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German government moves to ramp up wind power

By AFP - Jun 15,2022 - Last updated at Jun 15,2022

This photo shows the moon rising behind wind turbines near the northern village of Neuharlingersiel, northern Germany, on Monday (AFP photo)

BERLIN — The German government approved a draft law on Wednesday aimed at covering two per cent of the country's land area with wind turbines by 2032, by setting fixed regional targets and easing some administrative burdens.

The push to accelerate the expansion of wind power comes as Germany is scrambling to wean itself off Russian fossil fuels following the war in Ukraine.

"Independence from fossil energies and from Russian fossil energies must be advanced at full speed," Energy Minister Robert Habeck told reporters.

The draft law adopted by Chancellor Olaf Scholz's cabinet still needs to be approved by parliament.

The goal is for Germany's 16 states to collectively dedicate two per cent of the nation's surface area to wind power generation by the end 2032 — up from 0.5 per cent, currently.

The installation of wind turbines regularly runs into "not in my backyard" resistance in Germany and objections from residents have often blocked such projects in the past, as have concerns about endangering local wildlife.

Habeck said the proposed legislation would take away some of the leeway that regional governments currently have, and force them to abide by fixed targets that vary according to a state's size and specific criteria such as wind conditions and areas reserved as nature protection zones.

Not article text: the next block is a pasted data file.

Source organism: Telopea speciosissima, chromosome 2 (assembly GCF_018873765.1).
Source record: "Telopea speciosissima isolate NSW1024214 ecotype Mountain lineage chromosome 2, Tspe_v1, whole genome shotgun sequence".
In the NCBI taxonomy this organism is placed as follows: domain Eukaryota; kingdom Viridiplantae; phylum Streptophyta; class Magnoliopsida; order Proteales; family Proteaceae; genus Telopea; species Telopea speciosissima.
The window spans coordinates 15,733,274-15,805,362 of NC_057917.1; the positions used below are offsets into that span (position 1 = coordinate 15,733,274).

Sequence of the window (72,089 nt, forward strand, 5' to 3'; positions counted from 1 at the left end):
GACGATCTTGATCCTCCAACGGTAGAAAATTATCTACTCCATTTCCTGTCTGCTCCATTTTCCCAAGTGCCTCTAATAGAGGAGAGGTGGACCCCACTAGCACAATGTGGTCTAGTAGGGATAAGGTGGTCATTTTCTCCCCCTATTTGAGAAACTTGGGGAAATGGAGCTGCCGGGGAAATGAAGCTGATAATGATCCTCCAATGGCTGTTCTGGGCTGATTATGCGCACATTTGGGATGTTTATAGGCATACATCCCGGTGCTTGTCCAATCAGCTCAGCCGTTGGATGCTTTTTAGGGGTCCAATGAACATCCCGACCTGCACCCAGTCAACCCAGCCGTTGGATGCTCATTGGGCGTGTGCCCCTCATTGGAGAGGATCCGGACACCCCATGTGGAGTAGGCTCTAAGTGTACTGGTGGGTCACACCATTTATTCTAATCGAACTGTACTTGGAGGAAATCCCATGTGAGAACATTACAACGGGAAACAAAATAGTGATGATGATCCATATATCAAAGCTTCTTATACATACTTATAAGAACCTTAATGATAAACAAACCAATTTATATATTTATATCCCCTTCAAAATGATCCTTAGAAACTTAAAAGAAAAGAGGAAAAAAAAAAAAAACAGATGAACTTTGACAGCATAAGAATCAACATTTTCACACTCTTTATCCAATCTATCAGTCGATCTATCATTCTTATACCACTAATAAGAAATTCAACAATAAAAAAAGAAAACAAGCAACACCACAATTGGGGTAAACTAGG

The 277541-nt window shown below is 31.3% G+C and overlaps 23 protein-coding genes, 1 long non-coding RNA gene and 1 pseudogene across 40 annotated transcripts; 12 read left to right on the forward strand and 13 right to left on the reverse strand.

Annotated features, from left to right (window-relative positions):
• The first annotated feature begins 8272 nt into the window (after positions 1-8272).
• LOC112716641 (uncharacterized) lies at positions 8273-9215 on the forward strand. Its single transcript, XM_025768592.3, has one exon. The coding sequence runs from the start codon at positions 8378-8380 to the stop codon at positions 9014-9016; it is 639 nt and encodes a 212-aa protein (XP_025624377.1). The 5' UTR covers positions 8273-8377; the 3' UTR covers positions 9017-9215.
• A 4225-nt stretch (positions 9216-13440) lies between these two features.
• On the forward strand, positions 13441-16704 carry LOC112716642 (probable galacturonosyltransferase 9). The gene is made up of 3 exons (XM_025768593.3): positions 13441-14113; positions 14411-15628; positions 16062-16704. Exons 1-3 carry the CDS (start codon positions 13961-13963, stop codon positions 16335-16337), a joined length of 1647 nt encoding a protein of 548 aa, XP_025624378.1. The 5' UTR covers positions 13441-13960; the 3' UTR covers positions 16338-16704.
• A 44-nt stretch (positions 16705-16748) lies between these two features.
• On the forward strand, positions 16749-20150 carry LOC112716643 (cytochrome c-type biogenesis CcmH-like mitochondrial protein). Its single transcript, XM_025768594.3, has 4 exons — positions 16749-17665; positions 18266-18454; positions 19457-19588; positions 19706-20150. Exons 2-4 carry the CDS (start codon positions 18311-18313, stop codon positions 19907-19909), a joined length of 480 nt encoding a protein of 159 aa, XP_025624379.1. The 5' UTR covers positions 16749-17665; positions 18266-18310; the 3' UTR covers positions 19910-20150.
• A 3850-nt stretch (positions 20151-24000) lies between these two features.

Under the bill, most states would have to set aside 1.8-2.2 per cent of their land for wind turbines, while the city states of Berlin, Hamburg and Bremen would only have to reach a 0.5 per cent target.

Should regions fail to meet the objective, the federal government could override local rules on maintaining a minimum distance between homes and windmills.




Regional states unable to meet their target would be allowed to negotiate with other states that they build more wind turbines to make up for the difference, in return for financial compensation.

The federal government also pledged to simplify species protection rules in an effort to remove another frequent hurdle on the path to more wind turbines.

Habeck said he understood the proposed measures would be met with opposition or even fear in some regions, but "there is a difference between taking concerns seriously and allowing those concerns to become a political blockade".

Scholz's Social Democrat-led government, which also includes Habeck's Green party and the liberal FDP, aims for Europe's top economy to get 80 per cent of its electricity from renewables by 2030. 

After years of increasing the share of renewables in its energy mix, the proportion of renewables fell last year for the first time since 1997, to 42 per cent compared with 45.3 per cent in 2020.

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